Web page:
There’s no ice in Siberia...
The main portion of the block is machined from copper and the insides are shaped rather like a Maltese cross. Inside the cross shape there are various waves that increase the surface area and help to increase turbulence inside the block.
According to BlastFlow, the base is less than 1mm thick at its thinnest point. Looking at the design of the internals from a broad perspective, you would imagine that there would be a lot of "dead spots," or places that weren't cooled because fluid didn't circulate well. It was a question we put to Mr. Chobanu and he said he felt the same way, but after months of experimentation, it was what worked.
He then elaborated a little and said he showed the design to a fluid dynamist in order to understand why his design worked so well, and even he wasn’t able to gauge how the design was so effective. Vadim said that the physicists words were along the lines of “this shouldn’t work, but somehow it does.”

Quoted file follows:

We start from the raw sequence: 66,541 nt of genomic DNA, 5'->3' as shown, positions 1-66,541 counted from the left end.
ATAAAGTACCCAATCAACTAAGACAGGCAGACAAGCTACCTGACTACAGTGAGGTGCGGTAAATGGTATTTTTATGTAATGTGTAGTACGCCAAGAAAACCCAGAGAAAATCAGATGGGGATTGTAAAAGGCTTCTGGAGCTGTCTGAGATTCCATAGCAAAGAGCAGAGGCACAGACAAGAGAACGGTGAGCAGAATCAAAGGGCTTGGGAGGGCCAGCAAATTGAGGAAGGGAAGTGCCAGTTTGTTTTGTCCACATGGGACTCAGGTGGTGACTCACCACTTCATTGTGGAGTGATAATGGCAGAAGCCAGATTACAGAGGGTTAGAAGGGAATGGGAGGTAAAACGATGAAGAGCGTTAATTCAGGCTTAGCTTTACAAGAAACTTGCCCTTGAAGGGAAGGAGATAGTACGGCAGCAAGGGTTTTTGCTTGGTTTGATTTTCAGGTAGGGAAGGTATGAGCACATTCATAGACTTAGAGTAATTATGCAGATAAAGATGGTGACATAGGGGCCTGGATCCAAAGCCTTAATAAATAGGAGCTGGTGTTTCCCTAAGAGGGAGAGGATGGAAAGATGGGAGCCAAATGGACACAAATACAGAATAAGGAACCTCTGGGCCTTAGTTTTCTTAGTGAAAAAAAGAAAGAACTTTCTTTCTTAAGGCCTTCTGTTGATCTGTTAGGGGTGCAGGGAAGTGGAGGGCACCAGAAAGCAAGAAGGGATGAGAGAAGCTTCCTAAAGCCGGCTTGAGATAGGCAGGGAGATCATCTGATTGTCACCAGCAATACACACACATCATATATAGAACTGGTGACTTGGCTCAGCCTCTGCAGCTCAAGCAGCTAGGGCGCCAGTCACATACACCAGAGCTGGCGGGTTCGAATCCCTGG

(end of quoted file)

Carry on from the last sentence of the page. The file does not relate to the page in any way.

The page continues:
Both the top of the block and the cooling plate that cools the rest of the card’s hot components are machined in aluminium and then anodised black. The top of the block is secured to the copper base with 13 screws and is sealed with a rubber O-ring.
The cooling plate simply fits snugly under the GPU block and is designed so that the block not only gives a good contact with the GPU core, but also clamps it down onto the memory chips. Combined with the five screws that hold the cooling plate onto the graphics card, that’s more than enough to keep everything secure and, more importantly, get a good contact on everything that it needs to. The difference between this and the Danger Den is that this is very simply cut to size, whereas the DD has clearly spent a lot of time on the C&C machine getting all the grooves and pits individually done in the block as a whole. The Danger Den block looks better, but the Vadim design works just as well at providing contact and still gives it its universal nature.